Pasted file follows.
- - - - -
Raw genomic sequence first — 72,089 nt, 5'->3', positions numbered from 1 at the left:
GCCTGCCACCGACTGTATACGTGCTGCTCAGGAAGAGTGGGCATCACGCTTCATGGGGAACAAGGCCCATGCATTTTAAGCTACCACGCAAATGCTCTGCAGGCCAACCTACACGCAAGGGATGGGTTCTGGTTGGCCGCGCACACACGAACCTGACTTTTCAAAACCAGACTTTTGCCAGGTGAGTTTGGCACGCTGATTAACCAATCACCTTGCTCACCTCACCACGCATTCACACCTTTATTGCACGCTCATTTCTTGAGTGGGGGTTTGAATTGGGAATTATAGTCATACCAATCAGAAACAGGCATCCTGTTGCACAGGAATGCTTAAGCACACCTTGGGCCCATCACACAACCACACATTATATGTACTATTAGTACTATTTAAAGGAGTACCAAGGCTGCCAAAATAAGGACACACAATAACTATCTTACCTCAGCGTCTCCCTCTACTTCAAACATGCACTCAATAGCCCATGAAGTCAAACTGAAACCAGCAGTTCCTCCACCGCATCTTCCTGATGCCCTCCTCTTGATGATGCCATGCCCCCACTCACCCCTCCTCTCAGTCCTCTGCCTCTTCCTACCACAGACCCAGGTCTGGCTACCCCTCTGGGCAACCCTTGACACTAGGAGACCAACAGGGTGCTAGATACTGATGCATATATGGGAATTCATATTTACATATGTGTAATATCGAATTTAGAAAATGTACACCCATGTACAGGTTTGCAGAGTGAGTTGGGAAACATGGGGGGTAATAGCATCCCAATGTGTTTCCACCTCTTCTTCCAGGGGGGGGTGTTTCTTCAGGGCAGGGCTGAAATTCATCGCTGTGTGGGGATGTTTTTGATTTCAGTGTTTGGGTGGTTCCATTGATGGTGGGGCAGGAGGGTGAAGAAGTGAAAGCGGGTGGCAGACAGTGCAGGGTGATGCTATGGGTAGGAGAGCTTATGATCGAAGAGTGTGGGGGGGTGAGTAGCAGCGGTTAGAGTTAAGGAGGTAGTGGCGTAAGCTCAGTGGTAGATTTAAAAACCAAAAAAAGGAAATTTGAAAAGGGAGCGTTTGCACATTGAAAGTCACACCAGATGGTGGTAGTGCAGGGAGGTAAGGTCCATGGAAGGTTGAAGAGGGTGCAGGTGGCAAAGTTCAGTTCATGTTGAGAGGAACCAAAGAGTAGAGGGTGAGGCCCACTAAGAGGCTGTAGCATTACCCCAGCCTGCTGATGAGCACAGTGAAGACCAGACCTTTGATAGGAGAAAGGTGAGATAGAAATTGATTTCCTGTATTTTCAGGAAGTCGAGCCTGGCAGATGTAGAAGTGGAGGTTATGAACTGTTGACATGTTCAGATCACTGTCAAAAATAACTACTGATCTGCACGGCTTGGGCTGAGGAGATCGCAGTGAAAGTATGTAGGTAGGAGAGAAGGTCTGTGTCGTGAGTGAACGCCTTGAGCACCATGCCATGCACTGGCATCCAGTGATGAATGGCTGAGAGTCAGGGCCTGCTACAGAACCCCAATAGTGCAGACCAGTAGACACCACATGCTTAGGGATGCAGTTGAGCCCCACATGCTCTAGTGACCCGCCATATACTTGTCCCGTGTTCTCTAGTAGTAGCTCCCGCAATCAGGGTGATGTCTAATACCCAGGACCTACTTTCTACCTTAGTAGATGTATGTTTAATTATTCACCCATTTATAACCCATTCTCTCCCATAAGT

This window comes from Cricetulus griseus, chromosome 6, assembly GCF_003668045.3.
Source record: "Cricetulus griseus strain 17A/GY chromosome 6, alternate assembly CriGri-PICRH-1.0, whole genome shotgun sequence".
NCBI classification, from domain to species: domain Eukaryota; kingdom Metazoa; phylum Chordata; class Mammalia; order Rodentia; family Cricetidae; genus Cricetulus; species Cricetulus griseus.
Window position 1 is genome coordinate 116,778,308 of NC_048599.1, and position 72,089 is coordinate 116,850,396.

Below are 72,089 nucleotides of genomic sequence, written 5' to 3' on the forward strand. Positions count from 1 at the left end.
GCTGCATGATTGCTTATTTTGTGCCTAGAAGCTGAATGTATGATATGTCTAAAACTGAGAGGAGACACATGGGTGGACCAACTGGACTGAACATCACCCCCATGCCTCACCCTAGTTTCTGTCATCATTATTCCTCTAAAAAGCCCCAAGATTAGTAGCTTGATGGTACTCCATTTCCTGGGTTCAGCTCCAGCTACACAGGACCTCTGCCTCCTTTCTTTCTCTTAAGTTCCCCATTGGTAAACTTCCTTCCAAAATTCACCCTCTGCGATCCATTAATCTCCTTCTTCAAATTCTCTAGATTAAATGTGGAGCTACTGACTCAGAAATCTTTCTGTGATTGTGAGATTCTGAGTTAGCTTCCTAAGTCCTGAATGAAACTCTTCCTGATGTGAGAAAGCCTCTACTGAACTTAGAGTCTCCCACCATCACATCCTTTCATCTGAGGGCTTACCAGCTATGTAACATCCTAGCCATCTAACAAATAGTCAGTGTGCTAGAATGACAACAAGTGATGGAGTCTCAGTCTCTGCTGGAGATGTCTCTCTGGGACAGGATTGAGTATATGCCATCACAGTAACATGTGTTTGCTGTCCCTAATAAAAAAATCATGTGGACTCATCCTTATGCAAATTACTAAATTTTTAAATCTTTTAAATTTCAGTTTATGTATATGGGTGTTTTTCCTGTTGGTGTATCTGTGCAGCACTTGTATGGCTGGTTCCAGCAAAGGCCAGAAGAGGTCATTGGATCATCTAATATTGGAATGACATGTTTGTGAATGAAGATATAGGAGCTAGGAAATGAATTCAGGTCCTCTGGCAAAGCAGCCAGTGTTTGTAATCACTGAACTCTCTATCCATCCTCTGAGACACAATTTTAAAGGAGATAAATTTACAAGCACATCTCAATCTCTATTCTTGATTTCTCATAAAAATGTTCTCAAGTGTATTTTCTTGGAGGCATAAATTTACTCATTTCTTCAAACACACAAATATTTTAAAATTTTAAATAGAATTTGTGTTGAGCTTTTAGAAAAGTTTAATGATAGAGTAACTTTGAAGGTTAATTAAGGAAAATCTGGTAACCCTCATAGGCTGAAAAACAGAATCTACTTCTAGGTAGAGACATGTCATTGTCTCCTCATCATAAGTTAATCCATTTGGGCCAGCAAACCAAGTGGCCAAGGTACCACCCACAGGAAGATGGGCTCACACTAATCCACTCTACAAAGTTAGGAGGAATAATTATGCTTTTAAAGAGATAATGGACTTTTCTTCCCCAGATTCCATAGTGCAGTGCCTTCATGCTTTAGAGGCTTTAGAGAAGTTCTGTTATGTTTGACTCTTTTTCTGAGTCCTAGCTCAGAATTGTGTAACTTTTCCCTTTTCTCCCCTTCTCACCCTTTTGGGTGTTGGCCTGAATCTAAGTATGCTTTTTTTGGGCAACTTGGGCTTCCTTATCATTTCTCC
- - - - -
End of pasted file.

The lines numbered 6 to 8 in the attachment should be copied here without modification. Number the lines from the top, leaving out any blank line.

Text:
Window position 1 is genome coordinate 116,778,308 of NC_048599.1, and position 72,089 is coordinate 116,850,396.

Below are 72,089 nucleotides of genomic sequence, written 5' to 3' on the forward strand. Positions count from 1 at the left end.
GCTGCATGATTGCTTATTTTGTGCCTAGAAGCTGAATGTATGATATGTCTAAAACTGAGAGGAGACACATGGGTGGACCAACTGGACTGAACATCACCCCCATGCCTCACCCTAGTTTCTGTCATCATTATTCCTCTAAAAAGCCCCAAGATTAGTAGCTTGATGGTACTCCATTTCCTGGGTTCAGCTCCAGCTACACAGGACCTCTGCCTCCTTTCTTTCTCTTAAGTTCCCCATTGGTAAACTTCCTTCCAAAATTCACCCTCTGCGATCCATTAATCTCCTTCTTCAAATTCTCTAGATTAAATGTGGAGCTACTGACTCAGAAATCTTTCTGTGATTGTGAGATTCTGAGTTAGCTTCCTAAGTCCTGAATGAAACTCTTCCTGATGTGAGAAAGCCTCTACTGAACTTAGAGTCTCCCACCATCACATCCTTTCATCTGAGGGCTTACCAGCTATGTAACATCCTAGCCATCTAACAAATAGTCAGTGTGCTAGAATGACAACAAGTGATGGAGTCTCAGTCTCTGCTGGAGATGTCTCTCTGGGACAGGATTGAGTATATGCCATCACAGTAACATGTGTTTGCTGTCCCTAATAAAAAAATCATGTGGACTCATCCTTATGCAAATTACTAAATTTTTAAATCTTTTAAATTTCAGTTTATGTATATGGGTGTTTTTCCTGTTGGTGTATCTGTGCAGCACTTGTATGGCTGGTTCCAGCAAAGGCCAGAAGAGGTCATTGGATCATCTAATATTGGAATGACATGTTTGTGAATGAAGATATAGGAGCTAGGAAATGAATTCAGGTCCTCTGGCAAAGCAGCCAGTGTTTGTAATCACTGAACTCTCTATCCATCCTCTGAGACACAATTTTAAAGGAGATAAATTTACAAGCACATCTCAATCTCTATTCTTGATTTCTCATAAAAATGTTCTCAAGTGTATTTTCTTGGAGGCATAAATTTACTCATTTCTTCAAACACACAAATATTTTAAAATTTTAAATAGAATTTGTGTTGAGCTTTTAGAAAAGTTTAATGATAGAGTAACTTTGAAGGTTAATTAAGGAAAATCTGGTAACCCTCATAGGCTGAAAAACAGAATCTACTTCTAGGTAGAGACATGTCATTGTCTCCTCATCATAAGTTAATCCATTTGGGCCAGCAAACCAAGTGGCCAAGGTACCACCCACAGGAAGATGGGCTCACACTAATCCACTCTACAAAGTTAGGAGGAATAATTATGCTTTTAAAGAGATAATGGACTTTTCTTCCCCAGATTCCATAGTGCAGTGCCTTCATGCTTTAGAGGCTTTAGAGAAGTTCTGTTATGTTTGACTCTTTTTCTGAGTCCTAGCTCAGAATTGTGTAACTTTTCCCTTTTCTCCCCTTCTCACCCTTTTGGGTGTTGGCCTGAATCTAAGTATGCTTTTTTTGGGCAACTTGGGCTTCCTTATCATTTCTCC